Anastasia: Adventures with Pooka and Bartok may be intended for young children but, due to frustrating gameplay, the designers may well have missed the mark. Finding locations is often a problem as is the ease in which objects can be overlooked. Furthermore, the manual is not much help in providing instructions on how to play the game.
As a typical example of the problems encountered, during the first part of the game you must find Dmitri's location in St. Petersburg. You discover a fortuneteller who can provide the information easily enough but, in order to get it, you must get something from a clothier for the seer. Finding the clothes seller's stall is a very long and hard process with no discernible clues or hints provided -- stumbling on his location is more accidental than not after spending an hour or so of traversing back and forth across St. Petersburg.
The problem in finding locations is not an isolated incident. Navigating through the pictures can be extremely confusing due to the requirement to position the cursor in an exact location on the screen to find specific exits. The overall effect is one of tiring the player out rather than providing an enjoyable adventure, which may lead to intense frustration, especially for the targeted audience.
Another disappointment is the lack of interaction with any of the characters from the movie. In each instance, Pooka is on his own along with commentary from Bartok). Although Meg Ryan does the voiceover for Anya's diary entries, you never see the character other than in pictures within the book. The one time Dmitri makes an appearance he's asleep and, after waking him up, the game switches immediately back to the diary.
Children who hope to relive some of the better moments of the movie through the game will be sorely disappointed. Nearly everything of importance occurs off screen via the diary. The only active character who appears regularly other than Bartok is Pooka and after wandering through the environments trying to stumble across exits and being subjected to the same comments repeatedly, even his presence becomes tedious despite the voiceover by Hank Azaria.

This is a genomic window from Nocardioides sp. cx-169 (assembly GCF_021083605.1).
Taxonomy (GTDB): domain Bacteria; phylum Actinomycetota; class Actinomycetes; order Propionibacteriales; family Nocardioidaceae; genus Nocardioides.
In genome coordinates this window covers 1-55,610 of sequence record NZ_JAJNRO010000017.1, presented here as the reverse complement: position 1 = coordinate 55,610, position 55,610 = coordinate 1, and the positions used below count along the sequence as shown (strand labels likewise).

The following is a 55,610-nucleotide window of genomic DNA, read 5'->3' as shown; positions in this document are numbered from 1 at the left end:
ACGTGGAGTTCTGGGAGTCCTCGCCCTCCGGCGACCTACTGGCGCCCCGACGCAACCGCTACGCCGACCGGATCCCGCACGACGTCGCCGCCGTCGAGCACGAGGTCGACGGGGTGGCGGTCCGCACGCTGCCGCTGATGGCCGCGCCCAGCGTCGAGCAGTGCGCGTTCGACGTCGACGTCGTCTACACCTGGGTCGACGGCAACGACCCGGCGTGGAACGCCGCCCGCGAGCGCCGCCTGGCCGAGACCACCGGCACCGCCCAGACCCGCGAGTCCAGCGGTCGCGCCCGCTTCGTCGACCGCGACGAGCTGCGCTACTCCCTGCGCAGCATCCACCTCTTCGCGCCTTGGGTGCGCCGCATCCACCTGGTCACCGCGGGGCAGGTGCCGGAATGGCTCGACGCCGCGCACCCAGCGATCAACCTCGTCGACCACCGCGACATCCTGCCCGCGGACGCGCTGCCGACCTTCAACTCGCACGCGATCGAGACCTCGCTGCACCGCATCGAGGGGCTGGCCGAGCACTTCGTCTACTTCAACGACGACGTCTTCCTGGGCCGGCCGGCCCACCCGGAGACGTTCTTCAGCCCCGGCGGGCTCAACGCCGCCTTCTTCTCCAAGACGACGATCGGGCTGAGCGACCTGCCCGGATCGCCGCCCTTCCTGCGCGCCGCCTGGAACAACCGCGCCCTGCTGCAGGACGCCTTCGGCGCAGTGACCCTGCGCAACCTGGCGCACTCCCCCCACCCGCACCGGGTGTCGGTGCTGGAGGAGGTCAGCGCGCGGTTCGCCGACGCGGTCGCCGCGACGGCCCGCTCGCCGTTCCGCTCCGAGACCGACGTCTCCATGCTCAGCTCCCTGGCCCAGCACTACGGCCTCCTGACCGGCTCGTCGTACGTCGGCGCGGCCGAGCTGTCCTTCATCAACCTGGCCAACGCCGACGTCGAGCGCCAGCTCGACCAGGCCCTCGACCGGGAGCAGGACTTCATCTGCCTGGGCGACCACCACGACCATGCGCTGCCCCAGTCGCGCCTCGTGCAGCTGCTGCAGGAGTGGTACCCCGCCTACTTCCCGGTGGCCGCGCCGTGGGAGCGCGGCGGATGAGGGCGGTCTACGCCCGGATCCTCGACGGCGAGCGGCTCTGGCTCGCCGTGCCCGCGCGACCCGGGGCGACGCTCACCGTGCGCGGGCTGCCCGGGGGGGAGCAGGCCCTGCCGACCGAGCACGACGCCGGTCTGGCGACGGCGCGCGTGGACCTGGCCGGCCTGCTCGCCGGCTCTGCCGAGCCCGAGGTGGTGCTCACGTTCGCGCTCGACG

In short, the game is not up to usual Disney standards and should be avoided as a tie-in to the movie. On its own, it's simply not satisfying and the mini-games are not interesting enough to justify repeated playing. Overall, Anastasia: Adventures with Pooka and Bartok seems more like an exercise in frustration and boredom than a fun adventure.
Graphics: The graphics are very nice -- clean, clear and colorful.
Sound: The voiceovers are clear and easy to understand and the background sound is nice but not particularly noteworthy.
Enjoyment: The lack of clear paths through the adventure makes it frustrating and slow and children are likely to give up before the game is completed.
Replay Value: Nothing ever changes, not even Bartok's snide comments. Even the mini-games don't warrant replay.
Anastasia: Adventures with Pooka and Bartok! is based on the animated movie Anastasia and designed for young players. It features five different scenes, depicting situations from the movie. Diary entries by Anya tell the happenings between those stages. The player takes the role of the puppy Pooka and needs to solve problems and puzzles to help Anya out. When searching through the screens, Pooka may meet the minions of the villain Rasputin. Then they take him to the underworld where he has to solve action or strategy mini games.
The majority of the game is a traditional point & click adventure. Bartok, the bat, plays only a secondary part and provides some advice here and there. If players are stuck, they can use the in-game hint system.
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